HeartFirst records is
releasing 7" vinyl with their friends' bands. And I trade with some of
my friends' labels because I love my friends and they put out some
killer stuff by their friends' bands.
You might want to read
this info if you run a label/distro and you think you want to distribute
HeartFirst releases but unfortunately you do not want to part
with your hard earned cash. But trade for your own releases instead. so
before you send off that email:
is cutting down trading activities and stalinist quality control is in
The space here is
very limited -- and my taste is very narrow.
In 27 years of
distributing records I have seen too many lame and unsellable
records. My friends have basements full of dead stock of Italian emo
records from the 1990s and splits of Croatian Grind. I like to learn from people's mistakes, not
just my own.
Many records these
days are lame shit, esp. when it comes to quality of recording and
Most of my releases were recorded in expensive studios, the covers
have some screen printed aspect to it. The kind of shtick some money
grubbing labels do as their pre-order version for rich kids. I rather do the whole
print run like that. So do I want to squander that kind of record and
trade it for your release with Peruvian D-Beat in a xeroxed cover
with a pile of corpses in 72 dpi that you found on the internet? You can
maybe guess the answer.
I can only trade for
something that will sell fast. As fast as some of my releases. Why
would I trade the KRIEGSHÖG 7"s or BANNLYST LPs for something that will move much slower, like that demo
recording of a Swedish band you found and that noone cared about in 1986, so why should
I care now?
It really helps when
the bands are very visible, meaning that they tour a lot and have
releases on various labels. For example, RUIDOSA INMUNDICIA play a
lot, they have toured Japan and Australia, BURIAL have been to
Japan, VAASKA have a least played almost a handfull of gigs in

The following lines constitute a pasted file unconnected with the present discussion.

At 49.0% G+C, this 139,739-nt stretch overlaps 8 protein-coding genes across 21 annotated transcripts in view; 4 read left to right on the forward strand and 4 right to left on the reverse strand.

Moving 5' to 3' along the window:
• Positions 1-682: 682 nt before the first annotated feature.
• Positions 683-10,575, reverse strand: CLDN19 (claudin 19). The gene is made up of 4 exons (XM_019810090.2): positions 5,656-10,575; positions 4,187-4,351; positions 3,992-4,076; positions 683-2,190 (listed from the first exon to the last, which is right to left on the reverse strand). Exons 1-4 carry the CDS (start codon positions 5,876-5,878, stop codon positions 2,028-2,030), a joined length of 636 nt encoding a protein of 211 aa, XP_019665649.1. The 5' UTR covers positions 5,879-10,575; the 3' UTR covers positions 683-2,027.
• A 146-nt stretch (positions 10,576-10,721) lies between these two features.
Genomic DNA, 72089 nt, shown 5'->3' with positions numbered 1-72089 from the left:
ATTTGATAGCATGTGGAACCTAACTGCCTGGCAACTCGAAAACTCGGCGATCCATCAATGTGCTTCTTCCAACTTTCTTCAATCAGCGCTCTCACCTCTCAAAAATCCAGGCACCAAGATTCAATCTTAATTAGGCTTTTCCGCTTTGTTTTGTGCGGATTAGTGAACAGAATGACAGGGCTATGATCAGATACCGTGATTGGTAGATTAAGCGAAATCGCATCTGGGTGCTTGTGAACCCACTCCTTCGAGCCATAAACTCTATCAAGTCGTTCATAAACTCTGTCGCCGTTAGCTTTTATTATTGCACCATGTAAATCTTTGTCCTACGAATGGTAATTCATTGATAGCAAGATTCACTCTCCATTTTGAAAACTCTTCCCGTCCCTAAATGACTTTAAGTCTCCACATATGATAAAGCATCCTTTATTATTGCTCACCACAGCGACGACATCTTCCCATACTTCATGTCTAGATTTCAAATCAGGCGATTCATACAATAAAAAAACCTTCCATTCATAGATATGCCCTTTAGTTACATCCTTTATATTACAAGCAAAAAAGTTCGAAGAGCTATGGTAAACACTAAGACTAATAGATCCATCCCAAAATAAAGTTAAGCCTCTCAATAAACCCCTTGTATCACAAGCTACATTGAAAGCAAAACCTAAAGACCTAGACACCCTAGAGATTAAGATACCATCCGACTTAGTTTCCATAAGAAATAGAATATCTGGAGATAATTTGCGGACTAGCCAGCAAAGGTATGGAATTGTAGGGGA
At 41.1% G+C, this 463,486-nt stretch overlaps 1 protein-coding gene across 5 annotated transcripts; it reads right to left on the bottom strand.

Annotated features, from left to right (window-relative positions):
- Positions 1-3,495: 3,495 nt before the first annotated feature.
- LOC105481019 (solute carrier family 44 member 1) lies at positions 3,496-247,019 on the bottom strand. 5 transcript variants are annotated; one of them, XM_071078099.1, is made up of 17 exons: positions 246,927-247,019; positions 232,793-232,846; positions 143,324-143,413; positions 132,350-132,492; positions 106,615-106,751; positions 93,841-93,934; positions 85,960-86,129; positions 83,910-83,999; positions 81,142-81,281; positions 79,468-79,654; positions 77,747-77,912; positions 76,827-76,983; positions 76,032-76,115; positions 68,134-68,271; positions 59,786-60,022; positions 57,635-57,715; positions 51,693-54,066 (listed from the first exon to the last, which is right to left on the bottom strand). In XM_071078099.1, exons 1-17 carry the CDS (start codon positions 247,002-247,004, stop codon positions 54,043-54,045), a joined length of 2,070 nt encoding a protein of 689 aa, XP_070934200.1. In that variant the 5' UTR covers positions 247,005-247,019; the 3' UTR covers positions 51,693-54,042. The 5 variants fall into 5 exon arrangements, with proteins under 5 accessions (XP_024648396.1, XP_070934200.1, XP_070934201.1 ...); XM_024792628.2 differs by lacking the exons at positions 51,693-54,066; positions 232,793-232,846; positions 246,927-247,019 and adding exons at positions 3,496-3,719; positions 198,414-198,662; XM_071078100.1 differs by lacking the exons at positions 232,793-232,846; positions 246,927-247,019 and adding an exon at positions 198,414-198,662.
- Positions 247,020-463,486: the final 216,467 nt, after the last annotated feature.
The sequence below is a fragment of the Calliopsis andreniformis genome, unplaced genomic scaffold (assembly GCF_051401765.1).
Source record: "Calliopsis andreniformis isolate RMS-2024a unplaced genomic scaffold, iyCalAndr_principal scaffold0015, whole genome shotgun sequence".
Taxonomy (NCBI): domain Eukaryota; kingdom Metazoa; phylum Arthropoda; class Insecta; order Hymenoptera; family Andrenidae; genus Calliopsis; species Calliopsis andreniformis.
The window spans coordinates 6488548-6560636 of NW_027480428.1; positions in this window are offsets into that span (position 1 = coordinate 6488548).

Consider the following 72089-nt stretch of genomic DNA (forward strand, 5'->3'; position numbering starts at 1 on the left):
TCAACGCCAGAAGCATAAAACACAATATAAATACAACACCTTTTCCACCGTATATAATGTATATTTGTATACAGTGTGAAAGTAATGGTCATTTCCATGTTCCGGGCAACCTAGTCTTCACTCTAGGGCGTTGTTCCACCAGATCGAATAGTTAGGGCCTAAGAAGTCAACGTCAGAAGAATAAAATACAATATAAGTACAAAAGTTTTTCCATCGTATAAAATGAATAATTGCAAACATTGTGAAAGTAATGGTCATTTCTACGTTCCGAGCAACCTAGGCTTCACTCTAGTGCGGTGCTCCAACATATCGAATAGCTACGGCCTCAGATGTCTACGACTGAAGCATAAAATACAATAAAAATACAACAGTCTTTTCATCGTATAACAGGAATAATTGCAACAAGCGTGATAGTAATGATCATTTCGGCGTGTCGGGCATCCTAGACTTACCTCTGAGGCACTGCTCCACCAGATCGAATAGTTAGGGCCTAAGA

Europe, PEACEBASTARD play a lot in Europe. So even if your band is
the best band in the world, people might not be interested because
they only play the local squat.
BUT trading is
the best way to get your records around the world, so i do not have
anything against it in general but need to enforce strict quality
control on this end.
You get big PLUSes
We have traded in
You are putting out
quality vinyl by quality bands that play live a lot
You put thought and
effort into packaging and sound quality of your releases
Styles that always
have been and always will be hot here at HeartFirst: Early 80s USHC,
mid 80s Euro hc, 80s thrash, japacore.
you unfortunately get
thumbs down if:
you have sent out a
mass mailing about trading which also reached me. at least try to
make it look personal.
You are doing
cd-only releases. you might have heard that the CD is pretty much a
dead format -- it is indeed true.
Speaking of formats: I like cassettes but I do not want to distribute them.
I have a hard time keeping track of my records, so I must limit the tape section. I sell some tapes of my friends' bands occstionally.
Still I do not want to carry your tape of Russian ska punk, sorry. Even if you sold 5000 copies of it already.
You have any of the
following musical styles: black metal, grind, crust with bad recording,
stenchcore, generic dis-core (d-beat they call it today), metal punk
(whatever that means). Basically everything that
is influenced by 90s music or metal I do not want.
You are doing split
releases. If there is one thing that is un-sellable in the world, it
is split-releases by unknown bands, like Croatian crust bands that
share the same rehearsal space. They might be your best drinking
buddies and their music might be alright. But hey, in another
country, noone can sell that record within the next five years
The lyrics are dumb
(homophobic, sexist, generic sXe, or exlusively about drinking, "the
You trade with
everyone and their mother in germany already and all my friend's
labels are already stuck with your releases.
You co-released the
record with six other labels because everyone was too chicken to put
their money down for the mediocre release. You can be assured half
of the labels listed on the back of the record have written to me already
and asked for a trade. And got turned down, or plainly ignored.
quality control is the
most important way to keep the diy hardcore punk scene alive and strong.
if you read and
understood all this and still want to get in touch:
you do not hear back from me: I'm not deaf -- I'm ignoring you.